FRENCH ONION SOUP
2 large onions
2 garlic cloves
6 ounces Gruyère cheese
2 tablespoons butter
4 cups beef broth
2 tablespoons dry sherry or dry white wine
1 tablespoon Worcestershire sauce
1/4 teaspoon black pepper
1 bay leaf
6 slices French bread
Preheat broiler to 350 degrees.
Mince garlic cloves and onions. Grate cheese. Add garlic, onion, and butter to pot. Sauté on medium-high heat for 5 minutes or until onion softens. Stir frequently. Add broth, sherry, Worcestershire sauce, black pepper, and bay leaf to pot. Bring to boil on high heat, stirring frequently. Reduce heat to low and simmer covered for 10 minutes. Stir occasionally.
While soup simmers, toast bread slices. Sprinkle toasted bread slices with cheese. Bake slices at 350 degrees for 3-to-5 minutes or until cheese is bubbly and golden brown. Ladle soup into bowls and gently place bread slices on top of soup.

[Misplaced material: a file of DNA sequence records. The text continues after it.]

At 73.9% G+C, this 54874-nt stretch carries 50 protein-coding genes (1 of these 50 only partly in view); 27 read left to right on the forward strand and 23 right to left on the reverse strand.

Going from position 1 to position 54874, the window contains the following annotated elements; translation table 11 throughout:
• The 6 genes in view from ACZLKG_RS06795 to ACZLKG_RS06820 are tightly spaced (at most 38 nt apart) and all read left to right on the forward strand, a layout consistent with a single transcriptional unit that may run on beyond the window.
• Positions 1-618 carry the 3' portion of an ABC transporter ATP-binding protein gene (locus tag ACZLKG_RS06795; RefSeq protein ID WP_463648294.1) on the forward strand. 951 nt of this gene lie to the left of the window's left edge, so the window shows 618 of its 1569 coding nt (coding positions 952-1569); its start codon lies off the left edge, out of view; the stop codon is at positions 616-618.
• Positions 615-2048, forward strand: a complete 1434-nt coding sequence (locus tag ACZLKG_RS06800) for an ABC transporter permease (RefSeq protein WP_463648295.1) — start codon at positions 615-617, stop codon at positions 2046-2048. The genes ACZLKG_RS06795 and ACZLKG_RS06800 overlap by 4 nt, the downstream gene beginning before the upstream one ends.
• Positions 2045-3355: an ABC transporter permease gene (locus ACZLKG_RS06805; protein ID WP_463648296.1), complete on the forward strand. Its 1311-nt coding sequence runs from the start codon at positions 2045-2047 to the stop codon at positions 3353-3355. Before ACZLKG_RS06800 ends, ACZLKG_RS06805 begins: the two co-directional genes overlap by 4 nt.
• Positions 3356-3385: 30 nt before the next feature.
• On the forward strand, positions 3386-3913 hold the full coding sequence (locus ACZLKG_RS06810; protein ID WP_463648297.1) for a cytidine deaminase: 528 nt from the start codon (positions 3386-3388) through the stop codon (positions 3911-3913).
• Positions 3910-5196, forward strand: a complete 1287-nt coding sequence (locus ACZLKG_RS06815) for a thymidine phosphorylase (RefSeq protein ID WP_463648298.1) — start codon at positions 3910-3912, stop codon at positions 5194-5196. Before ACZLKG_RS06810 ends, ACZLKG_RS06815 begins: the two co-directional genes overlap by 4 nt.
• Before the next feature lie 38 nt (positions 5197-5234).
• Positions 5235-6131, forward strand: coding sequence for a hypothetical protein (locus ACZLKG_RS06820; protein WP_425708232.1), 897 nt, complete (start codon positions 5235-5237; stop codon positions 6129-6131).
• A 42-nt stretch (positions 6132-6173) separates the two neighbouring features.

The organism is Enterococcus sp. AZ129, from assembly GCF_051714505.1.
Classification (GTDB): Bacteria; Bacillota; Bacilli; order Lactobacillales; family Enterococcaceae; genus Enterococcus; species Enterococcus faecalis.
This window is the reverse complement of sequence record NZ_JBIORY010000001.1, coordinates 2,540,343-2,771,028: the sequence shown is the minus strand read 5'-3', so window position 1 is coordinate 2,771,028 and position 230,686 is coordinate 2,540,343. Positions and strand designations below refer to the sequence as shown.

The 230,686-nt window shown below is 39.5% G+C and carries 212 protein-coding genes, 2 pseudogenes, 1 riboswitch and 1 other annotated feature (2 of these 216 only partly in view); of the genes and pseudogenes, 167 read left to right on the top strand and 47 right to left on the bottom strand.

1) Archeologists believe the Japanese ate fish soup as early as 15,000 years ago.
2) However, the opera composer Guiseppe Verdi (1813-1901, 1942) ate chicken noodle soup when he needed inspiration. It is quite clear that Mr. Verdi had a time machine to be alive in 1942. He probably looked around, saw the world at war, wasn’t impressed, and went back to his own time.
3) The French poet Beaudelaire loved onion soup. His pet bat, Skippy, kept in a cage on Beaudelaire’s desk resented the poet’s attention to this soup and went back in time to prevent the invention of soup. Skippy’s attempt met with limited success, however, removing soup from the time line only during the Elizabethan Era. This is why Shakespeare never mentions the word soup in any of his plays or sonnets.
4) According to Europe’s Patent Office, the most frequently requested patent document is for sardine-flavored ice cream. This delicacy is made from the noble onion (featured in this recipe), ferment soybean paste, rice wine, milk, alcohol, and nut pastes. Road trip to Europe!
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